"If church is boring, they won't get anything out of it."
The son of a telephone company executive, Brent was raised in a
conservatively religious family. He says his church's "very
traditional" Sunday school didn't leave much of an impression on
him, but that's not why he's chosen a nontraditional approach to
"My degree is in Bible from the Master's College (a Christian
College in Santa Clarita, California), and most of the things I do
are nontraditional because I haven't been trained as a children's
pastor," says Brent. "I just do what I think will work with
But while he believes church should be fun for young kids, Brent's
philosophy is not fun-at-all-costs. To determine who gets to
participate in games, Brent asks questions about the key points of
last week's lesson. Hands shoot into the air. Brent's questions
usually relate to key characteristics of Christians in the Bible,
not just factoids.
In the spirit of fun, Brent sets aside one part of weekend
services for friendly competitions between the boys and girls. On a
recent Sunday, six children tossed a water balloon back and forth
as Kurt and keyboardist Joy Paswaters played fast, upbeat music.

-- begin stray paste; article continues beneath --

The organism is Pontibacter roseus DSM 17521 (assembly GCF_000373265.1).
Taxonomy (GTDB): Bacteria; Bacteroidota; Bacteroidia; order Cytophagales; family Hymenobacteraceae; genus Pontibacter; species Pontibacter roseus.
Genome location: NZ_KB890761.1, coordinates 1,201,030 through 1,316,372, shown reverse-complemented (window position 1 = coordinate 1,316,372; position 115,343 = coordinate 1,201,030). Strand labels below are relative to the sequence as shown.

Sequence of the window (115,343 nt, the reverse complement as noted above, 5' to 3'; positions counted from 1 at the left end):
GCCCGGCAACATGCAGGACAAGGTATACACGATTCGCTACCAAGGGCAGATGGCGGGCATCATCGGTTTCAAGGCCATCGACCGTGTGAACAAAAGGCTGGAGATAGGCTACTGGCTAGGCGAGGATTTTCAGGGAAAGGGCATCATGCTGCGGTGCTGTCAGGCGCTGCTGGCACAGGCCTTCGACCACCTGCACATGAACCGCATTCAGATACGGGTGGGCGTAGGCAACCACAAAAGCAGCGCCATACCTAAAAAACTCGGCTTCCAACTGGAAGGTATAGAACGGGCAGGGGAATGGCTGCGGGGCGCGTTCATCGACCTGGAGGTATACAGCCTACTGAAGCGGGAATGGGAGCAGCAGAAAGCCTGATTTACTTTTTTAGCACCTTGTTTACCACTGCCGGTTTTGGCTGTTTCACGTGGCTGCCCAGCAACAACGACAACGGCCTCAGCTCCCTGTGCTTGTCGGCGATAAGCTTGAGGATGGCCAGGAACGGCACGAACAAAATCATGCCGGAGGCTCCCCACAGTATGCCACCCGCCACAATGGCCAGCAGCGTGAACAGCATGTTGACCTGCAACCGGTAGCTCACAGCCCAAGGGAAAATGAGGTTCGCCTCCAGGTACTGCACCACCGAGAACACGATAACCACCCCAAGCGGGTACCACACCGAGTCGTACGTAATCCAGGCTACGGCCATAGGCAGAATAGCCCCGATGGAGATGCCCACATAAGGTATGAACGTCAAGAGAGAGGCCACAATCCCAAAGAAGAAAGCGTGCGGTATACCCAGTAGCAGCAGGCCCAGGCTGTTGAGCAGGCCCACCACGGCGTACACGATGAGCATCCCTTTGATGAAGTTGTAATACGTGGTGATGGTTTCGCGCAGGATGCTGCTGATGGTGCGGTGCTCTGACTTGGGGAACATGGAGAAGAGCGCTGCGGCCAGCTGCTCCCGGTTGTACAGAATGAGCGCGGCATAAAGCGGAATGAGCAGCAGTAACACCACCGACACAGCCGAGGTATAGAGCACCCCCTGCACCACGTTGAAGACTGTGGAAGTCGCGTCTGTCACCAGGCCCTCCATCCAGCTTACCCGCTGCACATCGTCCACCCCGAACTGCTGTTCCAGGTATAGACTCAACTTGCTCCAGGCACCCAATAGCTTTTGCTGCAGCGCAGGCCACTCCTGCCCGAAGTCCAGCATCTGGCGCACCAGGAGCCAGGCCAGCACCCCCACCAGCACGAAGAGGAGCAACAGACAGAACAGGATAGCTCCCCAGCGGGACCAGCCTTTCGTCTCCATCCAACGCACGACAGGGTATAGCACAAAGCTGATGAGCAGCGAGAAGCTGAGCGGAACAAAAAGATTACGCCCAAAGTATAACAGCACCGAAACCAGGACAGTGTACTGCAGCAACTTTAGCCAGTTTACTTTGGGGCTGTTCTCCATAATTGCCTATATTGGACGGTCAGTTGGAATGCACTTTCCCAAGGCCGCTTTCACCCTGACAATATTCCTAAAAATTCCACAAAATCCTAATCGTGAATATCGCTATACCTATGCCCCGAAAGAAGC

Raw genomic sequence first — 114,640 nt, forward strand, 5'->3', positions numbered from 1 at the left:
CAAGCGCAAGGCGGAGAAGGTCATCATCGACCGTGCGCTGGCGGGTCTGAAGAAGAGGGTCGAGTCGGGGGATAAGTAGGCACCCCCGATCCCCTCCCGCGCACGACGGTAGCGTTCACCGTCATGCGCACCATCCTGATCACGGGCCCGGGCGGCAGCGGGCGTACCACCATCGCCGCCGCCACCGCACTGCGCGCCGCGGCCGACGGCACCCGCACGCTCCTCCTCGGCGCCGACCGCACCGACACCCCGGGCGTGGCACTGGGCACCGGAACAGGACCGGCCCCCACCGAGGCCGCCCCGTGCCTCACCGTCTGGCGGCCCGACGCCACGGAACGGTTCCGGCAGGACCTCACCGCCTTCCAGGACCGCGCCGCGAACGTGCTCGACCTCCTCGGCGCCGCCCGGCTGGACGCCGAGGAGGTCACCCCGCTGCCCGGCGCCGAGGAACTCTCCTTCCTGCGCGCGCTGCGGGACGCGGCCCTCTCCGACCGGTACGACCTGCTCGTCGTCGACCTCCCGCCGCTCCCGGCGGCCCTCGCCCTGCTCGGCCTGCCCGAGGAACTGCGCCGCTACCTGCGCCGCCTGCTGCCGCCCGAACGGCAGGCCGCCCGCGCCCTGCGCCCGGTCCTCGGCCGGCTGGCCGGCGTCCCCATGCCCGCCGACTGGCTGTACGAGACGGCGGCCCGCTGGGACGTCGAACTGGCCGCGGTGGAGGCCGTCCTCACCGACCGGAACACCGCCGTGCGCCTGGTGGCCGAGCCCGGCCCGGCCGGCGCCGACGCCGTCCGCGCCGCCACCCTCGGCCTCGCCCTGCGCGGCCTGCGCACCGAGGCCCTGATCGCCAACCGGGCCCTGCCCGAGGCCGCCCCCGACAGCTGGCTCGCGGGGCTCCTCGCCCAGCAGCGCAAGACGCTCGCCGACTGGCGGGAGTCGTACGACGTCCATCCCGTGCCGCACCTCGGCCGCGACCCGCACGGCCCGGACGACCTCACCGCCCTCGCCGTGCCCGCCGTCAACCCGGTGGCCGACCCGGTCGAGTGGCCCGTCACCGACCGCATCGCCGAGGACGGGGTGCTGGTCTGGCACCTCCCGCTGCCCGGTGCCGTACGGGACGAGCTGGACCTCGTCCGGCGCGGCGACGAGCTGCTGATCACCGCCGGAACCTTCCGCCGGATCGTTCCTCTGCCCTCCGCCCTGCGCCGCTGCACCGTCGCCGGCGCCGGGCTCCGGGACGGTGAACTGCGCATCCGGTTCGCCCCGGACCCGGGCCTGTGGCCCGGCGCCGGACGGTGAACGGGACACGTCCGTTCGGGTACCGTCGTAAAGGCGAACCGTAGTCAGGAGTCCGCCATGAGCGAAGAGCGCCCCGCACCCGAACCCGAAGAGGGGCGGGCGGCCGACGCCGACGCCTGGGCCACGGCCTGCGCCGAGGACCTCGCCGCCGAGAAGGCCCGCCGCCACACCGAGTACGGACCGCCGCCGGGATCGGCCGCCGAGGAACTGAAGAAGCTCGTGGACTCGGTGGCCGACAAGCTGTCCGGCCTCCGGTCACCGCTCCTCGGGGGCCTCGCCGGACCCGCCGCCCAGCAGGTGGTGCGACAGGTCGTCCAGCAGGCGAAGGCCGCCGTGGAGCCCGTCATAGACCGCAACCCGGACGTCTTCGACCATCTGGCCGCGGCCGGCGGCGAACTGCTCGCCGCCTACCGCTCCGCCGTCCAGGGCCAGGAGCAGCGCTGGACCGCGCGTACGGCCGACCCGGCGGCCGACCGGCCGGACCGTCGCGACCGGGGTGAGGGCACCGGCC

When the music stopped, the boy or girl with the balloon picked a
person over whose head Brent would pop the balloon.
Funny video clips of interviews with adult volunteers at their
workplace is another regular part of the weekend services at
Southwest. And Brent has even made the offering time fun by making
it a friendly competition between boys and girls. As Kurt plays
upbeat music, the boys and girls run onstage and place quarters
into two metal buckets. The buckets hang by chains at the ends of
the horizontal part of a 4-foot wooden cross. As the buckets are
filled, the arms of the cross go up and down like a balance.
The children who attend Southwest say their favorite part of the
services is the characters played by Brent, Kurt, and other adult
volunteers. Besides Hans and Franz, there's the Bible Expert Man
who wears a cap and gown and helps Brent communicate the main ideas